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In a collaborative effort to fight cancer and speed-up the momentum for cancer research, entire communities from across the nation join together each year to take part in the American Cancer Society’s Relay for Life.

On April 26 and 27, University of Wisconsin Oshkosh students, friends, faculty and alumni will take up the fight against cancer by walking, dancing and singing from 6 p.m. to 6 a.m. in the second-annual UW Oshkosh Relay for Life in Kolf Sports Center, 785 High Ave.

At the overnight event, each team is asked to raise funds and to have a representative on the track at all times during the night — because cancer never sleeps. Participants also take part in a moving Luminaria celebration that adds light to a darkened and silenced track in honor of those who have lost the battle with cancer.

“My favorite part of the event is when they have the cancer survivors walk and when they dim the lights for the luminaries to glow,” Amy Bartram, a UW Oshkosh nursing major, said. “It brings tears to my eyes and is a very emotional and moving moment.”

In addition to walking, other relay events include a cake walk, dodge-ball tournament, silent auction and talent show.

According to the UW Oshkosh Relay for Life Web site, there are 69 teams and 675 people signed up for this year’s event. The fundraising target is $25,000.

The nation’s top university-hosted Relay for Life is held at Georgetown University, where more than $220,000 was raised in 2008.

Building a tradition

UW Oshkosh students involved with the Oshkosh Chapter of Colleges Against Cancer decided in 2007 that the Oshkosh campus community should host its own life-saving Relay for Life.

More than 700 Oshkosh community members came together to build 55 teams in the fight against cancer in 2007. Those participants raised more than $48,000, making UW Oshkosh the most successful first-year, college Relay for Life donor in the event’s 27-year history.

By raising $300 in 2007, Bartram was one of the individual who helped to make last year’s event such a success.

“It was such a moving experience that hits close to home for me,” Bartram said. “I had attended the Relay held in Wild Rose while my father was suffering from Esophageal Cancer. I now continue to be active as a team member through the Oshkosh Student Nurses Association and walk in memory of my father who passed away in December of 2000.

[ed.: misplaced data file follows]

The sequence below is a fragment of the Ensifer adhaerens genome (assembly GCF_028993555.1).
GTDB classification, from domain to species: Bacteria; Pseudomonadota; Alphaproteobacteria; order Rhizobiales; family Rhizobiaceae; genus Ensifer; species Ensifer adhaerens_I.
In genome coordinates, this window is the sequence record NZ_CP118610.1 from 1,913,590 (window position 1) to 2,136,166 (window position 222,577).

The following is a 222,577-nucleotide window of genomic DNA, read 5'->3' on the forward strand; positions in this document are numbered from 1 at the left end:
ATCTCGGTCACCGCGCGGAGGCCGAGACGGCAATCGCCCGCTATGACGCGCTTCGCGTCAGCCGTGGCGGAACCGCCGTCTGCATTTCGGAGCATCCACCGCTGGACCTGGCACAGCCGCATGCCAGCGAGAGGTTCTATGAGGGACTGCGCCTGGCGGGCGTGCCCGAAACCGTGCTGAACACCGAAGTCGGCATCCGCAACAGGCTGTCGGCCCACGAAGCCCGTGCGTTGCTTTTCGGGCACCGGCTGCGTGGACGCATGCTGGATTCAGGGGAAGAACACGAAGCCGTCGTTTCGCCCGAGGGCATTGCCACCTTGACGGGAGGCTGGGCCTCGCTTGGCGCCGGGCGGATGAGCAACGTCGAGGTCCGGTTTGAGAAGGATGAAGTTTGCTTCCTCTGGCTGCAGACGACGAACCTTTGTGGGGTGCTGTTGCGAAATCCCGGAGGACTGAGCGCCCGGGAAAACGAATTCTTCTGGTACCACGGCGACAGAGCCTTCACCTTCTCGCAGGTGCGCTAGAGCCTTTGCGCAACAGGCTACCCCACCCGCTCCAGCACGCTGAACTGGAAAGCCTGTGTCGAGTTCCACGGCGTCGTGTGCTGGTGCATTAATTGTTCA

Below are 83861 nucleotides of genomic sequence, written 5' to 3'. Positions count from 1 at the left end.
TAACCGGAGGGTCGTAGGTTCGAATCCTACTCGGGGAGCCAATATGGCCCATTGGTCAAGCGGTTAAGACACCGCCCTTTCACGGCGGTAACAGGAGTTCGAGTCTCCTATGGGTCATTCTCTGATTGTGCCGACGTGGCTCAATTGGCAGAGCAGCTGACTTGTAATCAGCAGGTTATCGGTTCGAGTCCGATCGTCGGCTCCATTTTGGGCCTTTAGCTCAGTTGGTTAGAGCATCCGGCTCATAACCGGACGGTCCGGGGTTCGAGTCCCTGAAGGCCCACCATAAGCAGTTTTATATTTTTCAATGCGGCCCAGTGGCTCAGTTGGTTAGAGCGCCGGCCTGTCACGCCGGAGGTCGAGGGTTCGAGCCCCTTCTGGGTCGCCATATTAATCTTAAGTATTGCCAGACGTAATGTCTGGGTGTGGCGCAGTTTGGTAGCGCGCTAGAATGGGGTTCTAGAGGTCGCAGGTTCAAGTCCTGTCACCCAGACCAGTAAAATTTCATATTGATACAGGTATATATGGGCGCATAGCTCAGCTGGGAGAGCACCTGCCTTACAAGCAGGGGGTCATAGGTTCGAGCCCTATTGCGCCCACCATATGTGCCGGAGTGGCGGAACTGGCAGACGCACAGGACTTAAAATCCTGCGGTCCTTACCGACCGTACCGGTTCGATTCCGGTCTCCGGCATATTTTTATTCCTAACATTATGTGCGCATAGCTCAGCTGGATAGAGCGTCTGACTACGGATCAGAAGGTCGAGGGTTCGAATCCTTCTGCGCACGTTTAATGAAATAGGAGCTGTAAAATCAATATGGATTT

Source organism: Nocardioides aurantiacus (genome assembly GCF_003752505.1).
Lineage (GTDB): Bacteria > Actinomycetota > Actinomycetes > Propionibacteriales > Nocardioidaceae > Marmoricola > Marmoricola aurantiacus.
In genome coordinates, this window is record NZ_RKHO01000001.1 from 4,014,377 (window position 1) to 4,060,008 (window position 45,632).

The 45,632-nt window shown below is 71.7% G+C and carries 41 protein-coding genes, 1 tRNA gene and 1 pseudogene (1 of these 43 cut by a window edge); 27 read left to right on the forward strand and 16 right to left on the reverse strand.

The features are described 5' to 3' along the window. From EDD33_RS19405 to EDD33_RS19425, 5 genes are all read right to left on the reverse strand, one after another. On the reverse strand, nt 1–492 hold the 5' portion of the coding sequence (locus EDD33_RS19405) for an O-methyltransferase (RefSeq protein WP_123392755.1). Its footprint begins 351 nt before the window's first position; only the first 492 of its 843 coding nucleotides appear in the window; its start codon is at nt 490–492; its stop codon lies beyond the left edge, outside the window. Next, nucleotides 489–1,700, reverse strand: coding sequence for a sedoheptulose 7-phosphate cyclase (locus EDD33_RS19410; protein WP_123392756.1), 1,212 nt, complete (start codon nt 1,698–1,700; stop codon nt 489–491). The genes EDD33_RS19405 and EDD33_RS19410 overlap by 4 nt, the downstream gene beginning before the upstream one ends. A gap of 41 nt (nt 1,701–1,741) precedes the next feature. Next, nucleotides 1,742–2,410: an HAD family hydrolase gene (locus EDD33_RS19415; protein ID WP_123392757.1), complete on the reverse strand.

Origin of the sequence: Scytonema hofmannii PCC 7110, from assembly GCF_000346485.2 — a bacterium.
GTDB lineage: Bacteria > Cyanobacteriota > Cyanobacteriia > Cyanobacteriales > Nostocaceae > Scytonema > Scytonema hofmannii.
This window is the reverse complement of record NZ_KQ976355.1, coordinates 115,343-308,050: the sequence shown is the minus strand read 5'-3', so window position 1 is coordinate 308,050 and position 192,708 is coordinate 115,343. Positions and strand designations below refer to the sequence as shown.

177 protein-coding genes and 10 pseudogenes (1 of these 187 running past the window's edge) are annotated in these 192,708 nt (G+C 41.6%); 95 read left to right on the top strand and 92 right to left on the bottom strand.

“I also walk for other family members and friends who have cancer and who I have lost to cancer. It’s an unbelievable rush of emotions to be there to help and support those who encounter this awful disease,” she said.

Students get involved

Participants like journalism and communication major Shana Pawlowicz, a cancer survivor, are setting the pace for this year’s relay to be just as successful as 2007.

Pawlowicz, who raised $600 for Relay for Life in 2007, already has matched that mark and hopes to rally more donations by Saturday’s event for her team, “Eureeka’s Castle.”

“Last March I was diagnosed with thyroid cancer and underwent two surgeries to have my thyroid removed,” Pawlowicz said. “I also have had many family members diagnosed and understand what a great help the American Cancer Society is to those in need. If I can help anyone deal with one less stress in such a time by donating one night and some money, I will do all I can.”

To raise funds for the 12-hour relay, Pawlowicz has tried to talk to as many people as possible — classmates, professors, family and friends — about donating to The American Cancer Society.

“I think it is important to show them that giving even a little can change someone’s life,” Pawlowicz said. “I am going to be one of the speakers this year, so I am very excited to be able to share my story with others and hopefully inspire them to get out and make a difference for such an important cause.”

Led by team captain Pat Detmer, the UW Oshkosh wrestling team also will be walking at this year’s relay.

“I think the wrestling team has been so involved in this fundraiser because, like most people, we’ve all known someone who has had cancer, and it’s affected each of our lives,” Detmer said. “This is also a team that likes to spend time together and have fun, and this event gives us a chance to do both of those things while also making a difference.”

To raise money for their Relay team, the wrestlers hosted a flag football tournament April 19, raising more than $350.

The UW Oshkosh Relay for Life still is accepting registrations and donations. To visit the site, click here.

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